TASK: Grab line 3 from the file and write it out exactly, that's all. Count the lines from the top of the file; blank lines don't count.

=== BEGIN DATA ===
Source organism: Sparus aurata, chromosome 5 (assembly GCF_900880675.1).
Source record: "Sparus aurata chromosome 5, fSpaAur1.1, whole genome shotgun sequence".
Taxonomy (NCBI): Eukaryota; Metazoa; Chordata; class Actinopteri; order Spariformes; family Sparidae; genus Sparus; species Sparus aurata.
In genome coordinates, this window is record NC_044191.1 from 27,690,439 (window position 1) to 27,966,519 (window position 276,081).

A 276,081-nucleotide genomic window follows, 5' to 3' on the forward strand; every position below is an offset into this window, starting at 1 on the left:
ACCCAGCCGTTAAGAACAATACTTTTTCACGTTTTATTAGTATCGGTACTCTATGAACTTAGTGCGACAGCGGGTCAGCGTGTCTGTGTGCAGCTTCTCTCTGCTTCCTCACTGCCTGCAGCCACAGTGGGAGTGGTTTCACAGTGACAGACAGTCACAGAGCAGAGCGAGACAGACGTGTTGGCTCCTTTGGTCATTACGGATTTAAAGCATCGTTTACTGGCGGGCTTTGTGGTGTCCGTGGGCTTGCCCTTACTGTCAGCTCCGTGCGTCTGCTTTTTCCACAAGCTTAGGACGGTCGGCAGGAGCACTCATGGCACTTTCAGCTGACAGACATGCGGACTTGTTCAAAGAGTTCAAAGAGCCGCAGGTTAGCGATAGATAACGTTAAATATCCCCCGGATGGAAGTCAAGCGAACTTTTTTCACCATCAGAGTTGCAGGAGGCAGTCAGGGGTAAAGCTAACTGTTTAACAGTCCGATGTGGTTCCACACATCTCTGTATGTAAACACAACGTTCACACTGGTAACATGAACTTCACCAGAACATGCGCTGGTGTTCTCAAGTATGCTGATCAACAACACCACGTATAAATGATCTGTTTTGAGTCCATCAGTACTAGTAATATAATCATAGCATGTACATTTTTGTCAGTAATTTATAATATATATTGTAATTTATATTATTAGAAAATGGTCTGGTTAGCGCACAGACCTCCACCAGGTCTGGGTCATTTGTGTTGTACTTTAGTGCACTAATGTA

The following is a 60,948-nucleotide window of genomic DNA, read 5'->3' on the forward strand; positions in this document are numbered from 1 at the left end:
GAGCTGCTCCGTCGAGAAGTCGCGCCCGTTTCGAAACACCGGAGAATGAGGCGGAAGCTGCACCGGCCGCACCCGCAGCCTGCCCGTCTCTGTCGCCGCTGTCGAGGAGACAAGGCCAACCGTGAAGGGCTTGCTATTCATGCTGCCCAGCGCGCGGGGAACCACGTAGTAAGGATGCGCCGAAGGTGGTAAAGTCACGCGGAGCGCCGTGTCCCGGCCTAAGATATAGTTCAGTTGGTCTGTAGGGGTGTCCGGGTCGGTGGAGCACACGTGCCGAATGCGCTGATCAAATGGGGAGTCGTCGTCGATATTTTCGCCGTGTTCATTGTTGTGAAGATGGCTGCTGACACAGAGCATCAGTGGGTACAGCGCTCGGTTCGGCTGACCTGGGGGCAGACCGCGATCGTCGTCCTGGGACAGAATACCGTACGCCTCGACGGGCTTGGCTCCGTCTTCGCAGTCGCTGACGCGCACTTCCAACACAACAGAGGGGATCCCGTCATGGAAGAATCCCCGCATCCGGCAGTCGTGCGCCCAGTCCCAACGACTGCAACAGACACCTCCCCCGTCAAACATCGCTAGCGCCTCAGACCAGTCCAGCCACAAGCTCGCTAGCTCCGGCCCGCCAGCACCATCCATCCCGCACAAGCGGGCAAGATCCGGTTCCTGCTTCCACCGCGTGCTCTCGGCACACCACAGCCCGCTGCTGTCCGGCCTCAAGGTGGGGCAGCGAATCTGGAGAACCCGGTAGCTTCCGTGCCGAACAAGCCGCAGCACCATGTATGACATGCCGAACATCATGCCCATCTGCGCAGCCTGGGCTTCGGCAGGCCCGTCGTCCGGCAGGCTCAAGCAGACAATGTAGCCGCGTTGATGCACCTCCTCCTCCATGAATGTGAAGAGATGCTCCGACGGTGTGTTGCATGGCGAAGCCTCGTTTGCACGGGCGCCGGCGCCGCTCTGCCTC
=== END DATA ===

Taxonomy (NCBI): Eukaryota; Metazoa; Chordata; class Actinopteri; order Spariformes; family Sparidae; genus Sparus; species Sparus aurata.